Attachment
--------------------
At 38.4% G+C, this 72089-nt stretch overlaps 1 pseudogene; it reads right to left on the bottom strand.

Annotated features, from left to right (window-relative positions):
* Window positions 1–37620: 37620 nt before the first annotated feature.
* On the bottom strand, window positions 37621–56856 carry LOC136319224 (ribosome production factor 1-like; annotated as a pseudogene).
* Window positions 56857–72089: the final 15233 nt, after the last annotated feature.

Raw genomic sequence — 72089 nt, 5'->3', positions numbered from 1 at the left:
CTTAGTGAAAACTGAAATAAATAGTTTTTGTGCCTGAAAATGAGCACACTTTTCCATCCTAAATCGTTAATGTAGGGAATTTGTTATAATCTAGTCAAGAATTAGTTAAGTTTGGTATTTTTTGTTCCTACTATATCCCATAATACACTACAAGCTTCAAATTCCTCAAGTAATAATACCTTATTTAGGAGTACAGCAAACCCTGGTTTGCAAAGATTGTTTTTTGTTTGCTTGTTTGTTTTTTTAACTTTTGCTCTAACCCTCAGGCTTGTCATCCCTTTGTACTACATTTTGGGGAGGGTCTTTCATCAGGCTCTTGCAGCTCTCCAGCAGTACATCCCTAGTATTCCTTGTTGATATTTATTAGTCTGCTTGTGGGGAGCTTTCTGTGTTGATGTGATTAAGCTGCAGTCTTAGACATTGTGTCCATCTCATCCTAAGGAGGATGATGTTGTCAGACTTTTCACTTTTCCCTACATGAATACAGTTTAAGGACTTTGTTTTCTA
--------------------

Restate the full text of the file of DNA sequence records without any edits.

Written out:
At 38.4% G+C, this 72089-nt stretch overlaps 1 pseudogene; it reads right to left on the bottom strand.

Annotated features, from left to right (window-relative positions):
* Window positions 1–37620: 37620 nt before the first annotated feature.
* On the bottom strand, window positions 37621–56856 carry LOC136319224 (ribosome production factor 1-like; annotated as a pseudogene).
* Window positions 56857–72089: the final 15233 nt, after the last annotated feature.

Raw genomic sequence — 72089 nt, 5'->3', positions numbered from 1 at the left:
CTTAGTGAAAACTGAAATAAATAGTTTTTGTGCCTGAAAATGAGCACACTTTTCCATCCTAAATCGTTAATGTAGGGAATTTGTTATAATCTAGTCAAGAATTAGTTAAGTTTGGTATTTTTTGTTCCTACTATATCCCATAATACACTACAAGCTTCAAATTCCTCAAGTAATAATACCTTATTTAGGAGTACAGCAAACCCTGGTTTGCAAAGATTGTTTTTTGTTTGCTTGTTTGTTTTTTTAACTTTTGCTCTAACCCTCAGGCTTGTCATCCCTTTGTACTACATTTTGGGGAGGGTCTTTCATCAGGCTCTTGCAGCTCTCCAGCAGTACATCCCTAGTATTCCTTGTTGATATTTATTAGTCTGCTTGTGGGGAGCTTTCTGTGTTGATGTGATTAAGCTGCAGTCTTAGACATTGTGTCCATCTCATCCTAAGGAGGATGATGTTGTCAGACTTTTCACTTTTCCCTACATGAATACAGTTTAAGGACTTTGTTTTCTA